• Maiken v V., over 3 years ago

    I'm a designer that codes in their free time (HTML, CSS, JS), but not at work. The level of coding just isn't sufficient.

    The stack is constantly changing, and I've given up on trying to keep up. So as a hobby: nice. Professional: I would rather focus on becoming a better designer.

    22 points
    • Olivier FOlivier F, over 3 years ago

      I completely understand that. This seems to be the recurring theme.

      0 points
    • Alex FloresAlex Flores, over 3 years ago

      Same

      0 points
    • Andy MerskinAndy Merskin, over 3 years ago

      I think with the stack changing so much, it's wiser to pick a technology and run with it for a while, even if it's considered "outdated". So if you want to pick up Vue.js right now, and for some reason in 2-3 years it loses its popularity... eh ¯_(ツ)_/¯ keep using it!

      0 points
      • Johan Ronsse, over 3 years ago

        I don't know. I think you can do a lot of useful things when you know any programming language. So learning to program is the key, not the tech stack or its newness. If you know Python and Unix type stuff which is not particularly modern (this stuff dates back 20+ years) you can do so many useful things.

        1 point
        • Andy MerskinAndy Merskin, over 3 years ago

          Oh absolutely, I'd agree. But assuming the OP is getting into the web stack, the broader frameworks and way of working changes frequently, which has a significant effect on working in teams and the way developers approach and reason about their code.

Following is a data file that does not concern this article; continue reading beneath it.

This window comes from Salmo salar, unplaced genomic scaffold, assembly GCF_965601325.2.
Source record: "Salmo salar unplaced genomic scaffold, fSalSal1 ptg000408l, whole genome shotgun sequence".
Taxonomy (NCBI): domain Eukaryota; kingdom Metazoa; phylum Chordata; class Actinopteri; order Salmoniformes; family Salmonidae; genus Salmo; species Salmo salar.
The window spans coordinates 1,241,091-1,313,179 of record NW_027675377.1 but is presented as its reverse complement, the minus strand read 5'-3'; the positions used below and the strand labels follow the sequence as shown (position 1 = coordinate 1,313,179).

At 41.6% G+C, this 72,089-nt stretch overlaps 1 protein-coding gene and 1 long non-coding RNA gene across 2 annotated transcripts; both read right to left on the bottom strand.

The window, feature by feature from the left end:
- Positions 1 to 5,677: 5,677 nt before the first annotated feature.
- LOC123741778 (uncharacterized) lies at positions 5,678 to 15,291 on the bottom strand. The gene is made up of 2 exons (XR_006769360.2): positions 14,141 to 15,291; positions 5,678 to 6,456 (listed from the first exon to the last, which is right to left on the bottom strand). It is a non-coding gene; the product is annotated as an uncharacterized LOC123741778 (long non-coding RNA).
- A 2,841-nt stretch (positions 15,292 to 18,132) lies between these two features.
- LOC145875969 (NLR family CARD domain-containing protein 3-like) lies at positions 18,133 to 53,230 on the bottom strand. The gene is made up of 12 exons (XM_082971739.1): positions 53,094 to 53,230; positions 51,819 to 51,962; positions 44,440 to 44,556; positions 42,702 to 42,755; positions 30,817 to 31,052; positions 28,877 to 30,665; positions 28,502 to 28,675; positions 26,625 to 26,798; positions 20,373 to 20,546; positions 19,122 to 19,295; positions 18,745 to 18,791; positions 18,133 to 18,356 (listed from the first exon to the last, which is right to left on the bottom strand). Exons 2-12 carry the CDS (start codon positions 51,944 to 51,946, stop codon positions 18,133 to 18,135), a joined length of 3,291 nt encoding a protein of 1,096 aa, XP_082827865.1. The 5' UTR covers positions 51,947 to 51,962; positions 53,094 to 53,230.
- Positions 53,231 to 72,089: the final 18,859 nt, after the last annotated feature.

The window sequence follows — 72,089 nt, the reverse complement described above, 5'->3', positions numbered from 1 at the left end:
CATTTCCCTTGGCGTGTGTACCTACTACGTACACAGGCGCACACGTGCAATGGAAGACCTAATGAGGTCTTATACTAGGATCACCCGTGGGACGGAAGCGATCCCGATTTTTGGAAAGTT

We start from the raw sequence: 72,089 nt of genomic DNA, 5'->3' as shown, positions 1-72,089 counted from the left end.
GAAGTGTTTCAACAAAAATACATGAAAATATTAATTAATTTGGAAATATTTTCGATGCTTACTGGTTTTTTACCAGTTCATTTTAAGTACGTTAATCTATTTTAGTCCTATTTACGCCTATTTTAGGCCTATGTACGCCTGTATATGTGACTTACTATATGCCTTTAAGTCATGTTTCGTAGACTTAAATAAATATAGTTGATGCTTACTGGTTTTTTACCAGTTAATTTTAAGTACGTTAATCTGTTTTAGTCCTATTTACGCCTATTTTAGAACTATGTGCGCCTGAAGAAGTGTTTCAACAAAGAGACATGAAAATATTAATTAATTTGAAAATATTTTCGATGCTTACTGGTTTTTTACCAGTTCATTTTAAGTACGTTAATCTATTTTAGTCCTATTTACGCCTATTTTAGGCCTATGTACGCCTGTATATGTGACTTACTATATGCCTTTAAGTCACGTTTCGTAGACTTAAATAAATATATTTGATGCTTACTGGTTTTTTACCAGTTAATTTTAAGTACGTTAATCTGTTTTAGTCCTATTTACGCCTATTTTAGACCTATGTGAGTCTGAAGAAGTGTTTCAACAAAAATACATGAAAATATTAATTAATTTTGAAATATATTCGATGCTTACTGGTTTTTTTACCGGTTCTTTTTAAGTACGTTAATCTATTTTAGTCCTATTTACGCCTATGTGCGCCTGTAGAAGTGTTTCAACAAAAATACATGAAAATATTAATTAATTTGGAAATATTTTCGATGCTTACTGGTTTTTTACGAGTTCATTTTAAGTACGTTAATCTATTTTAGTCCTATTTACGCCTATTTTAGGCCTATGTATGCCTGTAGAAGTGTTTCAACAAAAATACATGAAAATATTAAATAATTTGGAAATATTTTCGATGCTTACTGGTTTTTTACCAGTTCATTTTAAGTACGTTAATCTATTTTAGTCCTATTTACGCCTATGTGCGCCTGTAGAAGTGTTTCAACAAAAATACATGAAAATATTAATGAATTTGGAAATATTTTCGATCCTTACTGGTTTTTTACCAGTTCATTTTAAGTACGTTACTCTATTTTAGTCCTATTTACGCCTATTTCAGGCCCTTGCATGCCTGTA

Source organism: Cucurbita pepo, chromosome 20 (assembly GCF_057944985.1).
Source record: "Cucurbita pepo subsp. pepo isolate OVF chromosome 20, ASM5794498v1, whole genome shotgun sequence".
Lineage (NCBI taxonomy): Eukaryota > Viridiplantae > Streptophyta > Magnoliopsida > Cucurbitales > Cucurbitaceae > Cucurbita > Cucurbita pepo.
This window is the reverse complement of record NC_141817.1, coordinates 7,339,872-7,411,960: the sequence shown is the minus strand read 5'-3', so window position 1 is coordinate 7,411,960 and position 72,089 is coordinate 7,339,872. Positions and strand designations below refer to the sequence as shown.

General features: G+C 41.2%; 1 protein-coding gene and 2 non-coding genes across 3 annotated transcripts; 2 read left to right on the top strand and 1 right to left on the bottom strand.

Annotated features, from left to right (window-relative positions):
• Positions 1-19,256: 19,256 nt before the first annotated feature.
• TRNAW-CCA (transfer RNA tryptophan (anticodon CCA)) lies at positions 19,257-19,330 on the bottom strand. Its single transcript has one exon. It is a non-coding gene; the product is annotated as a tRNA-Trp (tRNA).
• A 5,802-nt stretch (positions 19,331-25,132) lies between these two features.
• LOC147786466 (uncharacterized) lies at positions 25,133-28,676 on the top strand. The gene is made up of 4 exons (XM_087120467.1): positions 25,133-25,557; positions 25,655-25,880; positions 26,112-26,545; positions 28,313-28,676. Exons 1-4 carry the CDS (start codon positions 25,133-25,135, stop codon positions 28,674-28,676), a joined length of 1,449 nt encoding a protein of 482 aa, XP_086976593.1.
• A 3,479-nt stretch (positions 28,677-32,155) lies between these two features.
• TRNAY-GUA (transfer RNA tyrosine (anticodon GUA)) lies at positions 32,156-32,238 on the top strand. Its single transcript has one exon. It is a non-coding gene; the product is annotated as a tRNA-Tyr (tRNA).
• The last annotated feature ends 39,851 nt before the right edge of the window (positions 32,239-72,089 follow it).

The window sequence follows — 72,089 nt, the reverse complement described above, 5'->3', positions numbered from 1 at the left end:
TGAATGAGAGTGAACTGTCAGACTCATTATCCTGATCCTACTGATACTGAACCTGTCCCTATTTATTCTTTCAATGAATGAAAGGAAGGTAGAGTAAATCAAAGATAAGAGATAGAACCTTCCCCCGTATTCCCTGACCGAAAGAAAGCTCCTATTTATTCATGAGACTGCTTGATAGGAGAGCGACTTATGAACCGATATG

A baseline knowledge of HTML / CSS / JS is absolutely necessary to navigate the changing climate with confidence, though. :)

          0 points
    • Andrew Richardson, over 3 years ago

      I've transitioned out of the front end coding world but I still have a side project where I dip my toes back in.

      It's a whole different world when I'm like "I want to make this thing" as opposed to "This manager wants me to make this thing". I prefer getting my hands "dirty" with code when it's something I'm personally interested in.

      0 points
      • Maiken v V., over 3 years ago

        Yeah, I agree. And as a hobby for me, it totally works. I'm even trying to learn Swift. It's just not usable for work in my case.

        0 points
    • Ryan MiglavsRyan Miglavs, over 3 years ago

      I hear you. Making web stuff didn't used to be so complex, but that's the reality now.

      And especially in a team, it totally works to specialize and go deep on design.

      That said, sometimes you'd be surprised what you can accomplish with simple code when you let go of what the cool kids say, especially on the web. I love this article from Jeffrey Zeldman calling for less complexity.

      0 points